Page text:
At the same time, Laube noted, “Time and time again, no matter how [researchers] have done this, they’ve found that it’s accurate information.”

Laube said the data was consistent, although Pierson students ranked higher or lower than their county, town and nationwide counterparts on certain questions.

For example, no Pierson eighth grader had reported using marijuana in the past 30 days, compared to eight percent nationally. Only two percent of Pierson eighth graders had used tobacco in the past 30 days, lower than six percent nationally.

However, Pierson students generally reported greater use of alcohol than their counterparts in Southampton Town, Suffolk County and in the nation.

For example, 77 percent of Pierson seniors reported using alcohol in the past 30 days, compared to 57 percent in the county and 41 percent nationally. And while 22 percent of 11th and 12th graders reported binge drinking nationally, 41 percent of Pierson juniors and seniors reported they binge drank.

Community Coalition participant Helen Atkinson-Barnes suggested the coalition take a “pro-social messaging” approach to dealing with the data. For instance, rather than reporting 39 percent of eighth graders have had at least one alcoholic drink in their lifetime, the coalition could focus on the 61 percent who have never consumed alcohol.

The discussion on drugs and alcohol will continue at the next Community Coalition meeting, which is scheduled for October 18 at 5:45 PM.

Summer School on a Farm

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By Amanda Wyatt
From music and drama to sports and college prep, there’s a camp for everything these days. So while some kids will learn play soccer or the clarinet this summer, budding young agriculturists on the East End can look forward to a program of their own liking.
Starting July 30, the Bridgehampton School begin its second annual Young Farmers’ Initiative, a three weeklong “summer camp.” As part of the school’s commitment to sustainable agriculture, the initiative will provide youngsters with hands-on experience working with the school’s greenhouse and garden.
“I see this as a farm to table type of camp,” said Judiann Carmack-Fayyaz, the program coordinator and a Bridgehampton teacher. “What we’ll be doing a lot is learning about where food comes from and how it’s grown, but also making that other connection between what’s in the garden and what goes on your plate.”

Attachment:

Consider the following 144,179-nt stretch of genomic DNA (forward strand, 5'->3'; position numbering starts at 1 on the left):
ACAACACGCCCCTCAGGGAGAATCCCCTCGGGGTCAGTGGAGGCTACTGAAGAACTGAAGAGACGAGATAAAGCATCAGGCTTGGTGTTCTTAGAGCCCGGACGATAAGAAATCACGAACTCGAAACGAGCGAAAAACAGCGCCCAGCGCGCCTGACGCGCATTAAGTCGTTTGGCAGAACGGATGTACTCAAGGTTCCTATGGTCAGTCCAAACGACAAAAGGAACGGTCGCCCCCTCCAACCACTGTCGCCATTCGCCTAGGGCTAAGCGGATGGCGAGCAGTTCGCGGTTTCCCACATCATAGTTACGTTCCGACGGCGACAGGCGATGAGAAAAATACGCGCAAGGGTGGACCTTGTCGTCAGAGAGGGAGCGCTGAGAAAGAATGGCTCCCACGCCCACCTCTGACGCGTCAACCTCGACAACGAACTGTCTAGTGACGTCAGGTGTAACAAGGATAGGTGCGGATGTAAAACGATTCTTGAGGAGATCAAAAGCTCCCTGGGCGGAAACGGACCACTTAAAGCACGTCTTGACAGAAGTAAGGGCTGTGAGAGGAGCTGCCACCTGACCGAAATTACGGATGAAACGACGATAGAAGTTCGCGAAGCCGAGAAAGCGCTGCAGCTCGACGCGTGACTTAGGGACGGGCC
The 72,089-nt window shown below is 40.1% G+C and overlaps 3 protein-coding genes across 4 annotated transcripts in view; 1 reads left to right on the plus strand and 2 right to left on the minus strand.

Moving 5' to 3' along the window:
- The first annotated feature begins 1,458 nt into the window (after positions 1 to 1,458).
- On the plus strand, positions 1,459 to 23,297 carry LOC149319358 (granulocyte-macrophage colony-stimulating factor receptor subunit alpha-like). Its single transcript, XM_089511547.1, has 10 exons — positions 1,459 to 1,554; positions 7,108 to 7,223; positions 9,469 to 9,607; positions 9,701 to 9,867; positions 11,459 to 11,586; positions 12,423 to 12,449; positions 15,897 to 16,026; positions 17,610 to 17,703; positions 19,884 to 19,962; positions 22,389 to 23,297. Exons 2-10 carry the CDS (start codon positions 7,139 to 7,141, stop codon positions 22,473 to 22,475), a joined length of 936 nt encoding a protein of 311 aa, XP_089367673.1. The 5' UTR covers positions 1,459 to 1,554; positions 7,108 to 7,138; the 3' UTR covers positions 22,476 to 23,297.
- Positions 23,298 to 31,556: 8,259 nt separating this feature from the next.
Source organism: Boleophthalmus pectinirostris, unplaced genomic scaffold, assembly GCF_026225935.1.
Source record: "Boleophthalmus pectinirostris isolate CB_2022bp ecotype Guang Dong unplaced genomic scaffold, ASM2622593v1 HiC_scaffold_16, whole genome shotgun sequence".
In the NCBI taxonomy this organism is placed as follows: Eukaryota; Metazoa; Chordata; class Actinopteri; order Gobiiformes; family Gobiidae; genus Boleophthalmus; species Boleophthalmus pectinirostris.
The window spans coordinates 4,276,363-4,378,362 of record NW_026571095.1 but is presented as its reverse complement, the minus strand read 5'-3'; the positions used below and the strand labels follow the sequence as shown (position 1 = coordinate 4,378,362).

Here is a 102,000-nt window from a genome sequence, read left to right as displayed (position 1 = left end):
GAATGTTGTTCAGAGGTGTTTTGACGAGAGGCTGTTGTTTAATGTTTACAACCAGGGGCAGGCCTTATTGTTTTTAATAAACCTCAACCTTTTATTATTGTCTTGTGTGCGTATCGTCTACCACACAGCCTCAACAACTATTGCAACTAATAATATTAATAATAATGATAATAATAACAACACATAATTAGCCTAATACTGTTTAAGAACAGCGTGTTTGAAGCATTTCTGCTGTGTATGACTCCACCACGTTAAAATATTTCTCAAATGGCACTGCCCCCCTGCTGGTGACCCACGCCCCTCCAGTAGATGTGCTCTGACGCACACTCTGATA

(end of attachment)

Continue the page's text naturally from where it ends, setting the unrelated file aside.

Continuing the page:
Carmack-Fayyaz, who has been a leader in Bridgehampton’s Edible Schoolyard Program, said the initiative was started because the school needed a way to maintain the garden during the summer, when crops are most active.
While high school students usually tend the garden, the 2011 Young Farmers’ Initiative was a way of introducing younger students to the project. Last year, high school students mentored elementary and middle school-aged children, and Carmack-Fayyaz hopes to do the same this year.
The program, which will run for 12 sessions through August 16, will also integrate lessons in nutrition.
“Part of the camp will be preparing salads, eating fruit, and celebrating the bounty of the garden,” Carmack-Fayyaz said. “What I’m thinking of doing is buying a salad that’s been in the supermarket and comparing it and contrasting it with the lettuces and other vegetables that are grown in the garden.”
Eating freshly picked vegetables, she noted, is a much different experience from eating a salad that’s been “sitting around for a couple of days or ripening en route from somewhere else.”
Peter Priolo, who works as a school garden coordinator for Edible School Garden, Slow Food East End and the Josh Levine Memorial Foundation, is also involved in the program as one of the school farm coordinators funded through the Levine Foundation.